example, the following  command  displays  a  list  of  all  schedulers
       currently loaded in the kernel:

              $ cat /sys/block/hda/queue/scheduler
              noop anticipatory deadline [cfq]

       The scheduler surrounded by brackets is the one actually in use for the
       device (hda in the example).  Setting  another  scheduler  is  done  by
       writing  the  name of the new scheduler to this file.  For example, the
       following command will set the scheduler for the hda device to cfq:

              $ su
              # echo cfq > /sys/block/hda/queue/scheduler

   The Completely Fair Queuing (CFQ) I/O Scheduler
       Since v3 (aka CFQ Time Sliced) CFQ implements I/O nice  levels  similar
       to  those  of  CPU  scheduling.  These nice levels are grouped in three
       scheduling classes each one containing one or more priority levels:

       IOPRIO_CLASS_RT (1)
              This is the real-time I/O class.  This scheduling class is given
              higher  priority than any other class: processes from this class
              are given first access to the disk every time.   Thus  this  I/O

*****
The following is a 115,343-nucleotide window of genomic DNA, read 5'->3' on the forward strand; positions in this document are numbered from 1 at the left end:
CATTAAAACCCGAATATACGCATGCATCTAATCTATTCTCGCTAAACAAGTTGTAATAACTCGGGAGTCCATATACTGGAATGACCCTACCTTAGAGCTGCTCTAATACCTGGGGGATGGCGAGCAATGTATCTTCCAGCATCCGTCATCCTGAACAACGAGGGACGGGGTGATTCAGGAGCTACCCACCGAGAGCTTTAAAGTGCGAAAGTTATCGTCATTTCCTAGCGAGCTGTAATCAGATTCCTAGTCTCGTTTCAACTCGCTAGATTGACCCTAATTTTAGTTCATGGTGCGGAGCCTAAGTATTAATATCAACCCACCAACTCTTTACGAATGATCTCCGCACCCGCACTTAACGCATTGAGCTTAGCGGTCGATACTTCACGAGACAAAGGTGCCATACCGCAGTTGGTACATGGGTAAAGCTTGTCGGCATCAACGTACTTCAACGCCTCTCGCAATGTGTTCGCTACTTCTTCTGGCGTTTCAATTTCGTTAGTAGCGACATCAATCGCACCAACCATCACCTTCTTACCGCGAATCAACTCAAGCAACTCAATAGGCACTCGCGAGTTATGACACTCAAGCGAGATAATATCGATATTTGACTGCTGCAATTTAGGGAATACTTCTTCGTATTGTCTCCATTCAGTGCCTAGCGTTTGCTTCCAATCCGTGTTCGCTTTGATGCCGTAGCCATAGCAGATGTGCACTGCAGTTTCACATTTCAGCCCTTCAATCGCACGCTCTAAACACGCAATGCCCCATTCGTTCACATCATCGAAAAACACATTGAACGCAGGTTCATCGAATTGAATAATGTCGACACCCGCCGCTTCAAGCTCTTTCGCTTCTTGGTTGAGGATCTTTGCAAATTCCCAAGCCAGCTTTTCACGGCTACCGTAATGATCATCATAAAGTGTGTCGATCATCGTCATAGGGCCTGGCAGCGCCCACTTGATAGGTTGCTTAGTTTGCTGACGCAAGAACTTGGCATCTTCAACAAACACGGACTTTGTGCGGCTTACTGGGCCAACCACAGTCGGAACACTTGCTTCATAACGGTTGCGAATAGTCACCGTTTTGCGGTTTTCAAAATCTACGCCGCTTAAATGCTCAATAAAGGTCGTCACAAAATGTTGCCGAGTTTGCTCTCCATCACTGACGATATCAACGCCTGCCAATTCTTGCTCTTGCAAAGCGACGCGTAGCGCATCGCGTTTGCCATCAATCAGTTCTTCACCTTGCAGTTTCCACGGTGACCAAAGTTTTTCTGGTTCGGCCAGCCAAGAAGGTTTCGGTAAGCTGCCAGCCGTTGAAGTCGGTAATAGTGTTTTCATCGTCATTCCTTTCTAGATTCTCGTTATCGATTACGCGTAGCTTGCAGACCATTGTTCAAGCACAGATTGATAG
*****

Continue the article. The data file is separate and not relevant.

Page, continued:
class needs to be used with some care: one I/O real-time process
              can starve the entire system.  Within the real-time class, there
              are 8 levels of class data (priority) that determine exactly how
              much time this process needs the disk for on each service.   The
              highest  real-time priority level is 0; the lowest is 7.  In the
              future this  might  change  to  be  more  directly  mappable  to
              performance, by passing in a desired data rate instead.

       IOPRIO_CLASS_BE (2)
              This  is  the best-effort scheduling class, which is the default
              for any process that hasn’t set a specific  I/O  priority.   The
              class  data  (priority)  determines  how  much I/O bandwidth the
              process will get.  Best-effort priority levels are analogous  to
              CPU  nice  values  (see  getpriority(2)).   The  priority  level